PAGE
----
Driving theory test: expert’s tips for passing, from practice questions to learning the Highway Code
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Every year almost 2.5 million people sit the driving theory test in preparation for getting their driving licence.
For many, the theory test is less intimidating than the practical test that follows, but it still isn’t straightforward and around half of all candidates fail, so it’s important to be prepared. With huge waiting lists, passing your theory test first time means you’ll be able to book your practical test sooner, as well as avoiding the added time and cost of a resit.
While there’s a lot to learn for the theory test, Tom Hixon, head of instructor support at Bill Plant Driving School, says the key to passing is proper preparation. He told NationalWorld: “First-timers have a higher chance of passing the multiple choice section if they study smartly.
“You should spread out your revision, allotting time each week to review your practice materials to ensure you understand all the theories. Be sure to utilise all available online resources.”
To help learners we asked Tom for his top tips on how to pass the theory test at the first attempt.
Get to grips with the Highway Code
Available online for free, the Highway Code forms the basis of most of the multiple-choice section, so be sure to spend a few hours working your way through it. Remember, the rules are updated whenever there are changes in the law, so make sure you’re studying the most recent version.
Spread out your revision
For the multiple-choice section of the test, you will be given 50 questions from a bank of more than 1,000 so it’s vital to give yourself plenty of time to cover a wide range of subjects if you want to pass first time. The DVSA recommends spending at least 20 hours revising to be fully prepared, so be sure to spread out and pace your revision, instead of cramming at the last minute.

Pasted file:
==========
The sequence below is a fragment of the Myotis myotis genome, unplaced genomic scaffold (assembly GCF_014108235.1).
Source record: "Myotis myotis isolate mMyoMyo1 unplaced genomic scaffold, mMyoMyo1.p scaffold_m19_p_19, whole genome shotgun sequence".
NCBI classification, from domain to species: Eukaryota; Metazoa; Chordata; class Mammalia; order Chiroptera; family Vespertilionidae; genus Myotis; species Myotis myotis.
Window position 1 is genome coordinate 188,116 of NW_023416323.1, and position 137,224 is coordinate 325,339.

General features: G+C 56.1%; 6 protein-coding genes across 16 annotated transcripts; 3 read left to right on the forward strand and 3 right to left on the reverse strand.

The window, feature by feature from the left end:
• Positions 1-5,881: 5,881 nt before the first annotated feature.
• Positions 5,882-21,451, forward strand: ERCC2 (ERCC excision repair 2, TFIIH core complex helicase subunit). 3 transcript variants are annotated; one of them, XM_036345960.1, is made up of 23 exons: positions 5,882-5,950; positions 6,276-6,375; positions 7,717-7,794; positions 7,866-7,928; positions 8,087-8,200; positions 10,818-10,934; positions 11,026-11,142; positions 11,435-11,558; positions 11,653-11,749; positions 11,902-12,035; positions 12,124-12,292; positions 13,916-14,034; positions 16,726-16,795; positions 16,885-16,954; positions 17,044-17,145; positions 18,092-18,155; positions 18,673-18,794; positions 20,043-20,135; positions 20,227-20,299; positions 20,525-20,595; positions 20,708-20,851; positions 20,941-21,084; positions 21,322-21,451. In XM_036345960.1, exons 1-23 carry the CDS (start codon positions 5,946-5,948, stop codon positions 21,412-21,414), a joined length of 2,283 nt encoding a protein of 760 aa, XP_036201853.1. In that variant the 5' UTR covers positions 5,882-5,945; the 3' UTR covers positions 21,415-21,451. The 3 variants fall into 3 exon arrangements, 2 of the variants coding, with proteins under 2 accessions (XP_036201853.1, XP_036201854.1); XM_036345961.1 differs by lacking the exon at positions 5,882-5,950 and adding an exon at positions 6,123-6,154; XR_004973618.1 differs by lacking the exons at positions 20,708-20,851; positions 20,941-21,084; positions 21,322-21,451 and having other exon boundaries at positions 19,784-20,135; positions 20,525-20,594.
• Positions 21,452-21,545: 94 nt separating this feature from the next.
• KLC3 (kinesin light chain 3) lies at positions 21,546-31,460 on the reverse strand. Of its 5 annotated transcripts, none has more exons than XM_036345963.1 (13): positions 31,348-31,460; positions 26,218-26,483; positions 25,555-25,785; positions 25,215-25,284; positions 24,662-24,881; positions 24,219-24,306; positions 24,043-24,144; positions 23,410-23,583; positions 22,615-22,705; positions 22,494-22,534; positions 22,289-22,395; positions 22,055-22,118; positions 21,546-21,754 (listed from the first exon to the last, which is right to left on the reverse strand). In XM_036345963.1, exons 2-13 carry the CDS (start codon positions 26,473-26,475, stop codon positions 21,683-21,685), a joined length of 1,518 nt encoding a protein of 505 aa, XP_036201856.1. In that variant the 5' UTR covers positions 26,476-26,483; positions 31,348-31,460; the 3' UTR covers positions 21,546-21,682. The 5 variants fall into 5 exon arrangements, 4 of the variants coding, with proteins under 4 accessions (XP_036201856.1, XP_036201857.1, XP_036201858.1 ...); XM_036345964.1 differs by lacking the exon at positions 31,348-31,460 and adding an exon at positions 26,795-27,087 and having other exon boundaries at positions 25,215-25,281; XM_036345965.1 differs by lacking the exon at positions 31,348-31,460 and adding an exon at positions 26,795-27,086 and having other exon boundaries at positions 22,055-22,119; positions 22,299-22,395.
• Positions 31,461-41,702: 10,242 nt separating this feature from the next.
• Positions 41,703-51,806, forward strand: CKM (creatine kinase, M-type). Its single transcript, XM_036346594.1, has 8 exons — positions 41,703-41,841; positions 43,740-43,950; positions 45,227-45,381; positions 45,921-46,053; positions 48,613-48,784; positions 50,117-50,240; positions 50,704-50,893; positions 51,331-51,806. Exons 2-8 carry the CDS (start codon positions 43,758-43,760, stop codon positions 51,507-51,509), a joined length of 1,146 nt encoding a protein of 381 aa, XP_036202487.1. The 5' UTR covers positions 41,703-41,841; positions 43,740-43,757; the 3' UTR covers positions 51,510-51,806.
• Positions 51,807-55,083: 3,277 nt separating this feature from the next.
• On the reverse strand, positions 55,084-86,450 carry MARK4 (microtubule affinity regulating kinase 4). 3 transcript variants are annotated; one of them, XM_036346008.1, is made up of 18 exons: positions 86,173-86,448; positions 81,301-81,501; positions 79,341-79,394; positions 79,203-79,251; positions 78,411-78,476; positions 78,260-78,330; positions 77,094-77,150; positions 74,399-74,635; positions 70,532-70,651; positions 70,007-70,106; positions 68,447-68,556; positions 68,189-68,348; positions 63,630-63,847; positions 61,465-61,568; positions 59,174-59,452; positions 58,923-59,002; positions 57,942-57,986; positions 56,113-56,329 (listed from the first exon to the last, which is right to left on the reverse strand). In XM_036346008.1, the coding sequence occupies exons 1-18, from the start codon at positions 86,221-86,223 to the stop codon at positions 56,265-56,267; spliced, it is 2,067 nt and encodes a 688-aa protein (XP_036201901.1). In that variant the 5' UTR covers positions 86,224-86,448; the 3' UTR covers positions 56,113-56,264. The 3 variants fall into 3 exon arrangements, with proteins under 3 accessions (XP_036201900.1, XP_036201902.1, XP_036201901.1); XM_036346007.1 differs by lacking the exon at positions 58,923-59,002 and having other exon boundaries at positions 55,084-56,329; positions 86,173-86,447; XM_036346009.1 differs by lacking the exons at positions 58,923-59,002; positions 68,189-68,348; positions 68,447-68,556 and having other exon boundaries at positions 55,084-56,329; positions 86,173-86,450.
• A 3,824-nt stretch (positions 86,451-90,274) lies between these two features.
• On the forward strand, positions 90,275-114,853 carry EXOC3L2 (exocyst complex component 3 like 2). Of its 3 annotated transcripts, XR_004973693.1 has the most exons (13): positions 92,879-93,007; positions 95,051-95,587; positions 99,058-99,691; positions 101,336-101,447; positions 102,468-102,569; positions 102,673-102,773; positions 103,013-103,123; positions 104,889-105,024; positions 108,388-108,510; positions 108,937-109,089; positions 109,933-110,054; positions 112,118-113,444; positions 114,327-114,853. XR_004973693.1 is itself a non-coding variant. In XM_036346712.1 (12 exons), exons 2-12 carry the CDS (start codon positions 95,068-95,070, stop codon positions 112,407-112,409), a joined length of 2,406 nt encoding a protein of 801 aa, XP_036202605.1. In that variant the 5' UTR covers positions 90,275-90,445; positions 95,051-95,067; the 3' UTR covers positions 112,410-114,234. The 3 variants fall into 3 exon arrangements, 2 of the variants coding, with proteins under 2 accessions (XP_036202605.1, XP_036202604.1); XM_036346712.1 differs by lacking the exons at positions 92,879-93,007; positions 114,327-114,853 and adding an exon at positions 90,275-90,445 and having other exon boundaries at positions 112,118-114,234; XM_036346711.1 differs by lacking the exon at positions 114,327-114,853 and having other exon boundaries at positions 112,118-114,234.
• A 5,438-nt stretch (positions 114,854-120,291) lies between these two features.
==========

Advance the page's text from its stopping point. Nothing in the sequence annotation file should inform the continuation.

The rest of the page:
Tom adds: “The week before the test, it is worth spending around 30 minutes each day working on any areas you have flagged as weaknesses to ensure you are best prepared for your test.”
Complete mock tests
Completing online practice tests is a great way to get a feel for the sort of questions you’ll face in the real theory test and to identify any gaps in your knowledge. The DVSA’s website has mock theory tests for learners to try and there are also a number of driver training apps and websites to help with theory test preparation.
Practice while out driving
Understanding the Highway Code in a real-world context is one of the most effective practices for theory tests. Tom comments: “Whilst theory tests are often viewed separately from the driving test, having a practical understanding of the Highway Code will help you tackle the hazard perception section of the theory exam and make you feel more confident in test conditions.”
If you have access to an insured vehicle outside your regular driving lessons, ask a family member or other suitable supervisor to take you out and quiz you on road signs and hazards, or test you on scenarios when hitting the road.
Make use of your practice time
You will be given 15 minutes of practice time before your test and should use this to get used to the layout of the questions and the touchscreen. If something isn’t working properly or you are unsure about anything, raise your concerns during this time so they can be dealt with before your test starts.
Stick to one minute per question
With 57 minutes to complete 50 multiple-choice questions, you should allow yourself one minute to answer each question. This will leave you with a good amount of time to check your answers at the end of the test, and revisit any difficult questions, preventing you from spending too long on one answer.
Be early and don’t forget your provisional licence
Whilst preparation is important, if you turn up to the theory test centre without your provisional licence you will not be allowed to sit your test and will forfeit the £23 fee, so be sure to double check you have your licence before heading out. Also, give yourself plenty of time to get to the test centre without rushing. You don’t want to be late or arrive stressed-out from the journey.
One final piece of advice from Tom is to try to remain calm and believe in your knowledge. He adds: “Remember, you can rearrange your test up to 3 days before the scheduled date if you feel unconfident, but if you have studied hard and applied your knowledge to practical situations, you should be prepared and more than capable of passing.”